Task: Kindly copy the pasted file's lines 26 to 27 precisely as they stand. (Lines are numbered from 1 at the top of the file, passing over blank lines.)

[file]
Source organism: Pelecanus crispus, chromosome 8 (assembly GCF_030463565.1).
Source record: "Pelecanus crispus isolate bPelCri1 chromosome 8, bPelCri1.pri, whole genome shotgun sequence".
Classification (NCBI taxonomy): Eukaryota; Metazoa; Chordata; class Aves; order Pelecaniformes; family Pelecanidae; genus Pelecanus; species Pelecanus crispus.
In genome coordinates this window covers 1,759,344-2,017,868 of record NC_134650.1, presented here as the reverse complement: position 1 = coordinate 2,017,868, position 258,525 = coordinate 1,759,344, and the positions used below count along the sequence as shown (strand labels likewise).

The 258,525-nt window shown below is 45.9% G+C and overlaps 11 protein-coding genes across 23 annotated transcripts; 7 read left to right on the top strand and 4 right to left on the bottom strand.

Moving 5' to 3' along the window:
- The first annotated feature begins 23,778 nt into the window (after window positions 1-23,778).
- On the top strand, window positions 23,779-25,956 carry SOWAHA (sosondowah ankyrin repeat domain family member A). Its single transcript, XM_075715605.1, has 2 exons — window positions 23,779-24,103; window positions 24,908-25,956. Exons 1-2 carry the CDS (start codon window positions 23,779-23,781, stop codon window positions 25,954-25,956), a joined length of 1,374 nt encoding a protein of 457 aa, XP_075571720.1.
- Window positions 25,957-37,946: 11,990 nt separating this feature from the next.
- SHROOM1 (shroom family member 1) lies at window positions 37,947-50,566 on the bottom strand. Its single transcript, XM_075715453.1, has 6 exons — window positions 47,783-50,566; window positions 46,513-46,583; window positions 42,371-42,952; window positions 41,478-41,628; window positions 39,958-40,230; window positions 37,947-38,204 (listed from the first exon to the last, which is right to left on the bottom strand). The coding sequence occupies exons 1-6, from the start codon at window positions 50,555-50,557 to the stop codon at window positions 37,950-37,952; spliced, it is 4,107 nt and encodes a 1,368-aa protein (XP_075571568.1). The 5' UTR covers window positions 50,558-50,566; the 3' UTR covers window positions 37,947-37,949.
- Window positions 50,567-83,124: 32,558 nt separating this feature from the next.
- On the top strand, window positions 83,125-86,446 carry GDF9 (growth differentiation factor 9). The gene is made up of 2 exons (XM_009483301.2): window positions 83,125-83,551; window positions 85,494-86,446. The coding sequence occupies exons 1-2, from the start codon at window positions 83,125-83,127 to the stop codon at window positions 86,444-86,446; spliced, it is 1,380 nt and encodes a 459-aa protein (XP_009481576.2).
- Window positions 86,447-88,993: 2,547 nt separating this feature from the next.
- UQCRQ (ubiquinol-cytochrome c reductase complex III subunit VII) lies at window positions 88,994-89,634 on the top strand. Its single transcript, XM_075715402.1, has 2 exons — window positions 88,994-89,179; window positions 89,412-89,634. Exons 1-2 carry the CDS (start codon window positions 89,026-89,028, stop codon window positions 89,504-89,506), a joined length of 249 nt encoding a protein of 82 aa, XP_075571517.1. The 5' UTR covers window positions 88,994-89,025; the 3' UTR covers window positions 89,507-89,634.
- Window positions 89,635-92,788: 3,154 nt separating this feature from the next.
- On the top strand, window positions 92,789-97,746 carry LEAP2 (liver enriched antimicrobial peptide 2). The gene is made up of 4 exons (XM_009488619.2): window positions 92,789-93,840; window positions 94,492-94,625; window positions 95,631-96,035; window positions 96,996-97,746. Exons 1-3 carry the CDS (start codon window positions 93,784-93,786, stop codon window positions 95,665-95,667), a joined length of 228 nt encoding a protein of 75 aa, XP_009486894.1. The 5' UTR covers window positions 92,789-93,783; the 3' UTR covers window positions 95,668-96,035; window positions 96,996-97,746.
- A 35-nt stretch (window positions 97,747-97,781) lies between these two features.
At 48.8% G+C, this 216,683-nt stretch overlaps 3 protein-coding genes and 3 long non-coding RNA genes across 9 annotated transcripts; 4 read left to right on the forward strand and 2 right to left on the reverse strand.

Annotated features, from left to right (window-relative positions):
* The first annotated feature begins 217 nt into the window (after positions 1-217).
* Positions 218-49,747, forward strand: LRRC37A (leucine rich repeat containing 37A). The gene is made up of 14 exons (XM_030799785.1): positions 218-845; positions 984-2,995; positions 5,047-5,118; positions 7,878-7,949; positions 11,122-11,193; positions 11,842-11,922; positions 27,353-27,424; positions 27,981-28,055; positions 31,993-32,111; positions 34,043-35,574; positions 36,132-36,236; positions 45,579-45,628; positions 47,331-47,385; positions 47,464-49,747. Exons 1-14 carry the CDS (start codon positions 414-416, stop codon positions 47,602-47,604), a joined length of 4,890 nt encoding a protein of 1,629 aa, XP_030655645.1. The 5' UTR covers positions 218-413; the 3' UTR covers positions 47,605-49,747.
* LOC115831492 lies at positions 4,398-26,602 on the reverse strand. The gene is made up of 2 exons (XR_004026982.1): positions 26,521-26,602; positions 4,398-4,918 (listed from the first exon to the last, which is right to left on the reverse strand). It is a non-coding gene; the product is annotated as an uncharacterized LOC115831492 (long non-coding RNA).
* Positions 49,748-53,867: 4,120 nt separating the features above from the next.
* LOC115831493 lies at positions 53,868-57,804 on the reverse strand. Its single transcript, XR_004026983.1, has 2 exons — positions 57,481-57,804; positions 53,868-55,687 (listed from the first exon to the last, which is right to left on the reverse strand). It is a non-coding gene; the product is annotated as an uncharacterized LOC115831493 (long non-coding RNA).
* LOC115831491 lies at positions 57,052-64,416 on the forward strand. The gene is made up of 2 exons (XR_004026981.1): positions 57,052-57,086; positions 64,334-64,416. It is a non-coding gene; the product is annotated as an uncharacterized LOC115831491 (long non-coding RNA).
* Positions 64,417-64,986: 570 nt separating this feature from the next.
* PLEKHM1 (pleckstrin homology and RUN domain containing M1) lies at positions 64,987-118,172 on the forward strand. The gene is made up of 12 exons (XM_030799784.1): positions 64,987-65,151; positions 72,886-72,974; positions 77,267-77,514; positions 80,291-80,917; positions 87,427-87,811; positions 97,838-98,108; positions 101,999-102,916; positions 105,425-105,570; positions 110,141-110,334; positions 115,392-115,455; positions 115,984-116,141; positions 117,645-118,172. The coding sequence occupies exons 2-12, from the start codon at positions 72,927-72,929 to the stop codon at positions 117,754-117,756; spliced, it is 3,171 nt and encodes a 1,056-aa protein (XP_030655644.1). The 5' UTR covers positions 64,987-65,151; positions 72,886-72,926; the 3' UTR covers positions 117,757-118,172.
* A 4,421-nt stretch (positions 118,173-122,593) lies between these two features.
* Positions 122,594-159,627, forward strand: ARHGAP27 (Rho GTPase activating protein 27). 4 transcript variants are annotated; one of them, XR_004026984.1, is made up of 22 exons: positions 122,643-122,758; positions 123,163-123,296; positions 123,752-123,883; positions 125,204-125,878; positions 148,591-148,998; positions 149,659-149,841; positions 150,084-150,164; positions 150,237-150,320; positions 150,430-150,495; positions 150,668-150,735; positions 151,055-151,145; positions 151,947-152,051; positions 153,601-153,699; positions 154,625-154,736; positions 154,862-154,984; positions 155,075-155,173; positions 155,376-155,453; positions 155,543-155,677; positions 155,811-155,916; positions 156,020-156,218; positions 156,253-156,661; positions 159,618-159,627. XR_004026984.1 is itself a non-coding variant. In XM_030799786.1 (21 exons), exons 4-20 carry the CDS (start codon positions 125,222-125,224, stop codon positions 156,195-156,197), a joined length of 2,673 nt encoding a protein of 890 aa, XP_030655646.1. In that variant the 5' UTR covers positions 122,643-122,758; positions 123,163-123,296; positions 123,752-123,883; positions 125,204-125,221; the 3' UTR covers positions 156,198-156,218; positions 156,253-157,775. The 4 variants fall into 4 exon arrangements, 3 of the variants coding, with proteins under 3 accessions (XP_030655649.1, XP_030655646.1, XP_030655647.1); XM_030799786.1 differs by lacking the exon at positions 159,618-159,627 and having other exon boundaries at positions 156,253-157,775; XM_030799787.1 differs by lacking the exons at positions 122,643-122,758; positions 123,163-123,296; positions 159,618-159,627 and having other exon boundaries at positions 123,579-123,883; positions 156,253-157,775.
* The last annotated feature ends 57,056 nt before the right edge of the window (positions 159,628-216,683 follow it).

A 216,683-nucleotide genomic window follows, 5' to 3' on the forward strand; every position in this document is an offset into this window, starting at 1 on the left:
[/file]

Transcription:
* Positions 64,417-64,986: 570 nt separating this feature from the next.
* PLEKHM1 (pleckstrin homology and RUN domain containing M1) lies at positions 64,987-118,172 on the forward strand. The gene is made up of 12 exons (XM_030799784.1): positions 64,987-65,151; positions 72,886-72,974; positions 77,267-77,514; positions 80,291-80,917; positions 87,427-87,811; positions 97,838-98,108; positions 101,999-102,916; positions 105,425-105,570; positions 110,141-110,334; positions 115,392-115,455; positions 115,984-116,141; positions 117,645-118,172. The coding sequence occupies exons 2-12, from the start codon at positions 72,927-72,929 to the stop codon at positions 117,754-117,756; spliced, it is 3,171 nt and encodes a 1,056-aa protein (XP_030655644.1). The 5' UTR covers positions 64,987-65,151; positions 72,886-72,926; the 3' UTR covers positions 117,757-118,172.